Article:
Rectal prolapse is protrusion of rectal tissue through the anus to the exterior of the body. The rectum is the final section of the large intestine. Symptom severity will increase with the dimensions of the prolapse, and whether or not it spontaneously reduces once defecation, requires manual reduction by the patient, or becomes irreducible. The symptoms are similar to advanced hemorrhoidal sickness. Fecal discharge causing staining of undergarments, Rectal haemorrhage, mucous rectal discharge, Rectal pain, Pruritis ani.
The only potentially curative treatment for complete rectal prolapse is surgery, however in those patients with medical problems that make them unfit for surgery, and those patients who have minima symptoms conservative measures may benefit. Dietary adjustments, including increasing dietary fiber may be beneficial to reduce constipation,and thereby reduce straining. A bulk forming agent (e.g. psyllium) or stool softener can also reduce constipation. Biofeedback retraining may be indicated to help the patient avoid straining during defecation. There is limited evidence that hypopressive exercises may be beneficial in mild pelvic organ prolapse.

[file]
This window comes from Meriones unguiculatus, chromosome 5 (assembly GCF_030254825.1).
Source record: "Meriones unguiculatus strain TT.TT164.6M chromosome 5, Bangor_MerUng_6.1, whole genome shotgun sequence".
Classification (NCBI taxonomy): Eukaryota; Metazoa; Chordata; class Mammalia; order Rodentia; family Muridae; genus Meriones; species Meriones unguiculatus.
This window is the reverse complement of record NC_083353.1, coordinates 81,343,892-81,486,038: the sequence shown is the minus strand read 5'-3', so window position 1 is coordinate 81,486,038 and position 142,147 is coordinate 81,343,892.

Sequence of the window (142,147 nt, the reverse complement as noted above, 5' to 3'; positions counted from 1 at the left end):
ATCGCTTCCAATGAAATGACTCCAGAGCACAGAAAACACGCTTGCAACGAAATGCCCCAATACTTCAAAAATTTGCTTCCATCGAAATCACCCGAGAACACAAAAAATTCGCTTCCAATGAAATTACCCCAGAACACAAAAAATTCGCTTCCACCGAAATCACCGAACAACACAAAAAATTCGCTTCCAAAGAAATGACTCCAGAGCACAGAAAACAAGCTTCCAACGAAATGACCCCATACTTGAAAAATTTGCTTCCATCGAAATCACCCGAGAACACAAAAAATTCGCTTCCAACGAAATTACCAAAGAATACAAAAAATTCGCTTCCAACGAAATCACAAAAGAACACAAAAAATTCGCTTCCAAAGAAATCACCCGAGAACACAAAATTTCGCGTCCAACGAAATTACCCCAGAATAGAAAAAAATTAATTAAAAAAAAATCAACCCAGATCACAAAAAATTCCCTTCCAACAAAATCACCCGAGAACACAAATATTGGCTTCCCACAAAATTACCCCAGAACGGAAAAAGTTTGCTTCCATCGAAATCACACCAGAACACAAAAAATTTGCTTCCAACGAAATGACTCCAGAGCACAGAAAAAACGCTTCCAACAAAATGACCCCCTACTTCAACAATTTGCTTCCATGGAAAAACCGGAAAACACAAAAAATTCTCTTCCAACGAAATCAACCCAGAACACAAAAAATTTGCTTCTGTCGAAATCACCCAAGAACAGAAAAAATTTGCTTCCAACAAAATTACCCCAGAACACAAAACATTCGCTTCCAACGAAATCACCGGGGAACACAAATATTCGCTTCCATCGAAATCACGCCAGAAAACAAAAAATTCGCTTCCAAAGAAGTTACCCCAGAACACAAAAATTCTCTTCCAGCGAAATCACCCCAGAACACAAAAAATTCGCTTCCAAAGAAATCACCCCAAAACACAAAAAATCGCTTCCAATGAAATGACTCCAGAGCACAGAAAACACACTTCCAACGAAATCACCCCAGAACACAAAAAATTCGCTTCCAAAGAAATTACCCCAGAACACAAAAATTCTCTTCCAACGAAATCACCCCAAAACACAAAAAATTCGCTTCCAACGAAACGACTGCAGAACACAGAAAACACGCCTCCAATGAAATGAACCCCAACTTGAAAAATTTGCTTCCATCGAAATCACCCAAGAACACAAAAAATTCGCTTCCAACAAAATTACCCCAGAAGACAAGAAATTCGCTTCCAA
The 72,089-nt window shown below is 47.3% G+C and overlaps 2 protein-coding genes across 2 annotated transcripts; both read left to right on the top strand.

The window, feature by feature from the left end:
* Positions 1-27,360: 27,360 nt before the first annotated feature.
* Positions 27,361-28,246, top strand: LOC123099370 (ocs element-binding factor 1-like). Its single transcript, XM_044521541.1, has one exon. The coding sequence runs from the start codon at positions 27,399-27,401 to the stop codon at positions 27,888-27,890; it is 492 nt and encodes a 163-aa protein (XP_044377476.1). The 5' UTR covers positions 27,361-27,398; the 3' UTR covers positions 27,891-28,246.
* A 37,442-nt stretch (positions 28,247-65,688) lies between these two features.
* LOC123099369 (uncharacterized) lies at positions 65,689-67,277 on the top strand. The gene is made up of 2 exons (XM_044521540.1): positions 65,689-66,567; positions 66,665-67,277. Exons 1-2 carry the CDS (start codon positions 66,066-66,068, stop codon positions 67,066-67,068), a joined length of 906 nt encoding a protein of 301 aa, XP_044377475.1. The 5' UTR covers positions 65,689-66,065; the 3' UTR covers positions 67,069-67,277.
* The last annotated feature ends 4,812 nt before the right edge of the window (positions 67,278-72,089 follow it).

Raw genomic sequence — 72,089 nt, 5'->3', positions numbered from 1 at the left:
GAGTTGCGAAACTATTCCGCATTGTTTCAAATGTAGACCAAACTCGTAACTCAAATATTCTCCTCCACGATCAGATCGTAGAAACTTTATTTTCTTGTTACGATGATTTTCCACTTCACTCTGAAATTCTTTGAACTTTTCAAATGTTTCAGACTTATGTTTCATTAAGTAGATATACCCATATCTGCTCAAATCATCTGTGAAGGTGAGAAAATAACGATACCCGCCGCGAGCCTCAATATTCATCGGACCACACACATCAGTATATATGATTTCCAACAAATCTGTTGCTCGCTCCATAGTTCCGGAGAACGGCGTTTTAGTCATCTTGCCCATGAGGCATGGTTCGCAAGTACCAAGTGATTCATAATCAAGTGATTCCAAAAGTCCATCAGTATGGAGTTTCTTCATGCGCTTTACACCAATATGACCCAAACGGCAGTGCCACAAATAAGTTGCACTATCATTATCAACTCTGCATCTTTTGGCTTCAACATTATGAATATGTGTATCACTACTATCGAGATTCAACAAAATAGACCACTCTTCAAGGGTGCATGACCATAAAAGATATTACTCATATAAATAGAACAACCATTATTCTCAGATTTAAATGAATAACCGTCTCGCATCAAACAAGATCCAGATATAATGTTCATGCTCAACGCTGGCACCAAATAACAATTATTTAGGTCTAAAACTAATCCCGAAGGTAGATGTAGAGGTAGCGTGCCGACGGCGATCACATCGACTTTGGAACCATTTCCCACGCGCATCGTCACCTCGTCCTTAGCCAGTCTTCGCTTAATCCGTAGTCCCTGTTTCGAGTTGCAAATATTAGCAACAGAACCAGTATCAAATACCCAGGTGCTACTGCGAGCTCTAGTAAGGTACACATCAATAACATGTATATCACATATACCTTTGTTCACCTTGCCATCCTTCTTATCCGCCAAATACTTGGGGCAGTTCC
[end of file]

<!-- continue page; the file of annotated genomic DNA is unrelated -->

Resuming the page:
Seventy-five patients underwent surgical intervention for rectal prolapse during the study period. The average patient age was 60.8 years. Sixty-two patients (82.7%) underwent perineal-based repair (Altemeier n = 48, Delorme n = 14); eight patients (10.7%) underwent open abdominal procedures (resection and rectopexy n = 4, rectopexy only n = 4); and five patients (6.7%) underwent laparoscopic repair (laparoscopic LAR n = 3, laparoscopic resection and rectopexy n = 2). Average hospitalization was shorter with perineal procedures (2.6 days) than with abdominal procedures (4.8 days) (p < 0.0031). Postoperative complications were observed in 13.3% of cases. With a median follow-up of 39 months (range 6–123 months), there was no mortality for primary repair, a postoperative morbidity occurred in 13% of patients, and the overall rate of recurrent prolapse was 16%